It is almost Halloween, and while we don’t know exactly for sure why spiders are associated with Halloween, we definitely know they are taking up residence in Oklahoma homes right now. Just for fun, we posted on social media a collection of the most common spiders that “move-in” in the fall. Our post read, “Here’s a little cheat sheet to help you identify your new roommate.”
While most comments were light-hearted and fun in nature, there were of course a few arguments. So I along with our certified Entomologist thought it necessary to debunk any misconceptions… specifically about the Daddy Long Legs Spider.
While it is true and very important to seek medical attention after a black widow or brown recluse bite, what is up with the notion that Daddy Long Leg spiders are “the most venomous spider in the world”?
There are two types of insects that can be found in this region that are referred to as “Daddy Long Legs”. The first, the Order Opiliones, commonly known as Harvestmen, and the second, the Family Pholcidae commonly known as Cellar Spiders, in the Order Araneae (which is the order “true spiders” belong to).
What is the difference? The Opiliones, or Harvestmen, are actually not true spiders at all and appear to only have one body segment, do not have fangs, and are not venomous. Pholcids, or Cellar Spiders, while they do have fangs, are venomous and do bite, their venom is not toxic to humans, their fangs are short and jaw muscles weak, making their bite unlikely to penetrate skin, and they rarely try to bite humans at all. According to Rick Vetter of the University of California at Riverside, the daddy long-legs spider has never harmed a human and there is no evidence that they are dangerous to humans. The most likely reason Cellar Spiders may have been thought to be “the most venous spider” is because they are the ones most seen by humans and have been known to kill venomous spiders such as Brown Recluses and Black Widows. So perhaps it was once thought, if they are able to kill venomous spiders then the Daddy Long Leg Spider venom must be pretty potent!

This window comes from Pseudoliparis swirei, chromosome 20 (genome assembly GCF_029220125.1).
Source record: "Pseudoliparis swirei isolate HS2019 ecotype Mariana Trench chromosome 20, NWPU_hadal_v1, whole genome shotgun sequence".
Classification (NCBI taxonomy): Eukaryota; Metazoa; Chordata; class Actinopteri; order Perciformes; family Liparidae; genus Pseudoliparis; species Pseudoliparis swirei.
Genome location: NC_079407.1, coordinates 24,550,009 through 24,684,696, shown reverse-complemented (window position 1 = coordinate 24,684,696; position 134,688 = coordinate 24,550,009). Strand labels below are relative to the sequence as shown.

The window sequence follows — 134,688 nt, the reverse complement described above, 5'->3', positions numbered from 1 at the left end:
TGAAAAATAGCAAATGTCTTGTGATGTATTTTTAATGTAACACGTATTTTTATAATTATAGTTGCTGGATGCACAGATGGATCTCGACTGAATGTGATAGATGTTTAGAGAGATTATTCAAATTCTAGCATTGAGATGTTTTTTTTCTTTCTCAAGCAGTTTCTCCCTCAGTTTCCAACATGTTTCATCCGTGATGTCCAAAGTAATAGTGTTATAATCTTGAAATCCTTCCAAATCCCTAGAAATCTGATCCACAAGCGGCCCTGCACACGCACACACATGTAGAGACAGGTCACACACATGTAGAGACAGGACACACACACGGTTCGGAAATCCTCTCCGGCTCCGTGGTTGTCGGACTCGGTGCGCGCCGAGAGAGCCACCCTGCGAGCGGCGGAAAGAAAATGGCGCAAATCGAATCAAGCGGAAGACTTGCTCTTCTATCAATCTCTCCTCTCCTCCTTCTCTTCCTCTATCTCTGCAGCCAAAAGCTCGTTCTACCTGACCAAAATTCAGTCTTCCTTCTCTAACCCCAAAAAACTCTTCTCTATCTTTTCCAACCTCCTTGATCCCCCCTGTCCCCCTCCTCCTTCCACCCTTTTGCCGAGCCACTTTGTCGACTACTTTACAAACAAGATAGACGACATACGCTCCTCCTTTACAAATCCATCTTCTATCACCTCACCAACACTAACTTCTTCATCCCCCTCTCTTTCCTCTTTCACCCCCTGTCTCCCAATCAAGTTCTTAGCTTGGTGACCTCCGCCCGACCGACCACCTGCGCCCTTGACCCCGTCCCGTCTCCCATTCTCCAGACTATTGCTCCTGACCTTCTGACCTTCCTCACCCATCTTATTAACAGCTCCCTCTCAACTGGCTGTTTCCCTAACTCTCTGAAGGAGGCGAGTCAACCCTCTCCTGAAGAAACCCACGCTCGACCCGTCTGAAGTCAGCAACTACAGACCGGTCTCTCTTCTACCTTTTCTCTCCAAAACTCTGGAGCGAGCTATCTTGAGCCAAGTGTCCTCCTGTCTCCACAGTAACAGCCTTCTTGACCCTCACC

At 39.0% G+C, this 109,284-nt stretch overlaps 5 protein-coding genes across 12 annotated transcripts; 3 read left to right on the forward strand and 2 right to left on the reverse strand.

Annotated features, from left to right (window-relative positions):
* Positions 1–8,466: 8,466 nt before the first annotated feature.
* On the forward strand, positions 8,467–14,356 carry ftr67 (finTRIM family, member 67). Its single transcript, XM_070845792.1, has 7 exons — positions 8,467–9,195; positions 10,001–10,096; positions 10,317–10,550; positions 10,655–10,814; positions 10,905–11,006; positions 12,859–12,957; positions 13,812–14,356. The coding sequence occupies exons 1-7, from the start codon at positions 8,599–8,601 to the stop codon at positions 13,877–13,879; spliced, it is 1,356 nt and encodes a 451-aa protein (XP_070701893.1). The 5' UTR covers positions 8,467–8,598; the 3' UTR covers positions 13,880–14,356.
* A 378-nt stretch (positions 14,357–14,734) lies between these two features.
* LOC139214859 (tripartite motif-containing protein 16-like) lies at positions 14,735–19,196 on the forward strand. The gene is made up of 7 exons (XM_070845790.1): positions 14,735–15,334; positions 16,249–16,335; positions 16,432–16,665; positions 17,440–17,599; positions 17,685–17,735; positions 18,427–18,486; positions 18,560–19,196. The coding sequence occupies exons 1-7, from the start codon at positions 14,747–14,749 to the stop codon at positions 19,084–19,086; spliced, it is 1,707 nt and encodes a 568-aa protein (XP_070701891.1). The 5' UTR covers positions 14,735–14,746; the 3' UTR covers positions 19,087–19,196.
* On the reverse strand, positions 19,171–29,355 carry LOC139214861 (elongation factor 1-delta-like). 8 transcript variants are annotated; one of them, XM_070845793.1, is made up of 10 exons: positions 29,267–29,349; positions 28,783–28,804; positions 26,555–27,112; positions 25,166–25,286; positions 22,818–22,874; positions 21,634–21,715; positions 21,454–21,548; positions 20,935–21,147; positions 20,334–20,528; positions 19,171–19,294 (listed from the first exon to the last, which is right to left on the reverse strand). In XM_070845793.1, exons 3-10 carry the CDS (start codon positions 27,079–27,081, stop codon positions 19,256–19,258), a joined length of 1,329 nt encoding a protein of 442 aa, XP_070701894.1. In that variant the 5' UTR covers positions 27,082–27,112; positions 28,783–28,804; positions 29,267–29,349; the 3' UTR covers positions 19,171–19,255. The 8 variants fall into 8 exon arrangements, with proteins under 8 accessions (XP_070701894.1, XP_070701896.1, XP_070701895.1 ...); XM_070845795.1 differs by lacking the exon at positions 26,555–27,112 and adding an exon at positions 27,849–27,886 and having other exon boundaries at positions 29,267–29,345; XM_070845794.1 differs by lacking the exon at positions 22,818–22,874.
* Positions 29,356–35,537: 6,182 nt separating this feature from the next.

For further information visit the University of California’s Spider Research Site.